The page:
Apple Makes New Move On Replacement iPhone Batteries

Apple Inc. (NASDAQ: AAPL) has begun locking its batteries with a recently activated software feature to discourage people from installing iPhone batteries on their own. Unless you pay for an official repair service, iOS will prevent the batteries from reporting their status properly. The feature will affect both authentic Apple batteries replaced by the user and third-party replacements. The new feature has been activated for both the latest version of iOS 12 and the iOS 13 beta on the iPhone XR, XS, or XS Max.

The company is apparently activating a feature that has been there for a long time but it has never been used for this purpose. There’s a Texas Instruments microcontroller built into the Apple battery that is capable of acting as an SHA-1/HMAC authentication device. The authentication code is locked to the specific phone and can only be changed by Apple or an authorized reseller.

The feature will be used to authenticate new batteries as both original parts and replaced by Apple official repair service. If the authentication code for the battery doesn’t match the one for the device, the feature will lock down the battery, preventing it from showing battery health information and marking it as needing “Service”. While the battery will not be useless, the user will not be able to remove the message or retrieve the battery health information.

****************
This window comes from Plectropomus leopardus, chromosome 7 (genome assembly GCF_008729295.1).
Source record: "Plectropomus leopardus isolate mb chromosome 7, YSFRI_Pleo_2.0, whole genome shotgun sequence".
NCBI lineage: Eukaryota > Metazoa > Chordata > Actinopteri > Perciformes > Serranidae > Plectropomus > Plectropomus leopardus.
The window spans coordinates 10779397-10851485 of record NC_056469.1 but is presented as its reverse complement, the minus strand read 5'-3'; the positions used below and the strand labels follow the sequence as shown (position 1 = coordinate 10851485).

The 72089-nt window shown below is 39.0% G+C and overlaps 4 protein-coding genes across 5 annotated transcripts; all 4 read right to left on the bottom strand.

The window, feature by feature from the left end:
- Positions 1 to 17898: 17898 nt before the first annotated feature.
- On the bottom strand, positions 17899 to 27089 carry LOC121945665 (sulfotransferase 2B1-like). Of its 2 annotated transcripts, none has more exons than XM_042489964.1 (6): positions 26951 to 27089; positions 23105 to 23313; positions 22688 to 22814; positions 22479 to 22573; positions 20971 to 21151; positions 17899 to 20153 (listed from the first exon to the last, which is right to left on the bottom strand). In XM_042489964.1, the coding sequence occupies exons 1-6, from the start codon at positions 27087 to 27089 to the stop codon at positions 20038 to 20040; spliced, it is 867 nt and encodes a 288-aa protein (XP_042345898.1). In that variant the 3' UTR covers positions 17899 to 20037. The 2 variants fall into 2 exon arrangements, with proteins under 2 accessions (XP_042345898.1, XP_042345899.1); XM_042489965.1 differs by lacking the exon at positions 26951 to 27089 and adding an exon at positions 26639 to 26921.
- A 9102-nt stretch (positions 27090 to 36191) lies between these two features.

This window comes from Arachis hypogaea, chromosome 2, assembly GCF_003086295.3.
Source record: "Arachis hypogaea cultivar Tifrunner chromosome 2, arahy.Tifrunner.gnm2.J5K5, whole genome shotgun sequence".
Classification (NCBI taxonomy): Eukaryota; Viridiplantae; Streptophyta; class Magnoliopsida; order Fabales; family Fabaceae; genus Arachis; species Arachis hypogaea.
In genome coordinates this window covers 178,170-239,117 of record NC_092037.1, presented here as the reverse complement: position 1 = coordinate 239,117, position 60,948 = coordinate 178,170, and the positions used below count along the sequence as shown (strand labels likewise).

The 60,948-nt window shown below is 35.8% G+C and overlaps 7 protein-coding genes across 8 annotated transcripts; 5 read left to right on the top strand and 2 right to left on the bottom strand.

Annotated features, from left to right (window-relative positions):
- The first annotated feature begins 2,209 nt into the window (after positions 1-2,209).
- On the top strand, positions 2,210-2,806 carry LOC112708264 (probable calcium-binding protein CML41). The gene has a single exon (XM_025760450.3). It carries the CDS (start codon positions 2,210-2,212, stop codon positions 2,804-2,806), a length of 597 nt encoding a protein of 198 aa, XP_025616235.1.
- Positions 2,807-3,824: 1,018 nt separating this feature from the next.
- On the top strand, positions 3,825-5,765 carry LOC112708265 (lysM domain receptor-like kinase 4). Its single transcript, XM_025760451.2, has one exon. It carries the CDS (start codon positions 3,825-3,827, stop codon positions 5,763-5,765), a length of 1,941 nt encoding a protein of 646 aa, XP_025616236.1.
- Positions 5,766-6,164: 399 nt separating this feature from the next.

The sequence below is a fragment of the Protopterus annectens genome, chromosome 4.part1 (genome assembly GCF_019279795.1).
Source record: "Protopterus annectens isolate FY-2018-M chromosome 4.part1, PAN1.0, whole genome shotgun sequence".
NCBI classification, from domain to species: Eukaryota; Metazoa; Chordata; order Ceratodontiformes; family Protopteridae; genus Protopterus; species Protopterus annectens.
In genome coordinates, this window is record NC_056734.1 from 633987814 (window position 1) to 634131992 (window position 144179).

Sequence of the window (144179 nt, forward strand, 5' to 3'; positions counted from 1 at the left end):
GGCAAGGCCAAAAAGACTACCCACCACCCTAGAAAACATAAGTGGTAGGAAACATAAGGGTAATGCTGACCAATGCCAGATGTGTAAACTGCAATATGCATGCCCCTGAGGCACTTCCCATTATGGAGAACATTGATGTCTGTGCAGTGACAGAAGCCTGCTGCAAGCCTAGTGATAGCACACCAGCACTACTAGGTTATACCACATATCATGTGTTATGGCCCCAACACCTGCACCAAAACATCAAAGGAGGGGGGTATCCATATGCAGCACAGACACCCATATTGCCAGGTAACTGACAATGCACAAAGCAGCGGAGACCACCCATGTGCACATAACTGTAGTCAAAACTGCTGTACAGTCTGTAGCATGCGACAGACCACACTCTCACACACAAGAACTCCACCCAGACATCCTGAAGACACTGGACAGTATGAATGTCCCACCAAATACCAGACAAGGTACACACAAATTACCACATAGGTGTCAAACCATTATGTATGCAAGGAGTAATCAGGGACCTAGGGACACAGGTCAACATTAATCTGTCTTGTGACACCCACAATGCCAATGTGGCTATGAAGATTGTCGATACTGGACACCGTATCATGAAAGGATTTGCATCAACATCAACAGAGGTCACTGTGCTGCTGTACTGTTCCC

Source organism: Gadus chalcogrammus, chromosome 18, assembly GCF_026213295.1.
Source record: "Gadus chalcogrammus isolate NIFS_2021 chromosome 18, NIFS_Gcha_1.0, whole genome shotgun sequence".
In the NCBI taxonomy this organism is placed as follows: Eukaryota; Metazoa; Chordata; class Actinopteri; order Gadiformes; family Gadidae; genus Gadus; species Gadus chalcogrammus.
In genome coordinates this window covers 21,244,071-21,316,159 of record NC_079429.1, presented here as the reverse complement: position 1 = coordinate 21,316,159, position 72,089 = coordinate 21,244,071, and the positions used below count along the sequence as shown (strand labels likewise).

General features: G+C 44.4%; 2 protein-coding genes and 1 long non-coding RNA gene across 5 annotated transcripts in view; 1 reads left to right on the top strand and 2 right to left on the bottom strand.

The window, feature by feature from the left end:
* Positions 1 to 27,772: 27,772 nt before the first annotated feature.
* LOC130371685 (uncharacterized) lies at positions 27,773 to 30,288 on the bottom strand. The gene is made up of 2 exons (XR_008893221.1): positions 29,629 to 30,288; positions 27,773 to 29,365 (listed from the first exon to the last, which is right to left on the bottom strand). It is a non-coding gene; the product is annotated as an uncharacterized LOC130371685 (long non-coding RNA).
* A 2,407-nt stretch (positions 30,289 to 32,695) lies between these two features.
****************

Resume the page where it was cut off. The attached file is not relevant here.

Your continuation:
Many are seeing this as a way for the company to make customers use Apple and Apple-authorized resellers to the exclusion of third-party stores. While Apple is making less money from iPhone sales, it’s making significantly more money from servicing its devices. If the phone is taken to an Apple Store for servicing, the user will have to pay $69 to replace the battery. In Apple’s ideal world, all device repairs and revenue are handled by Apple, at Apple-approved pricing. This is not the first time Apple has pulled something like this on its customers. In 2017, Apple was caught lowering the performance of older devices to preserve battery life without ever notifying the users. Last year, the company was caught bricking repaired devices.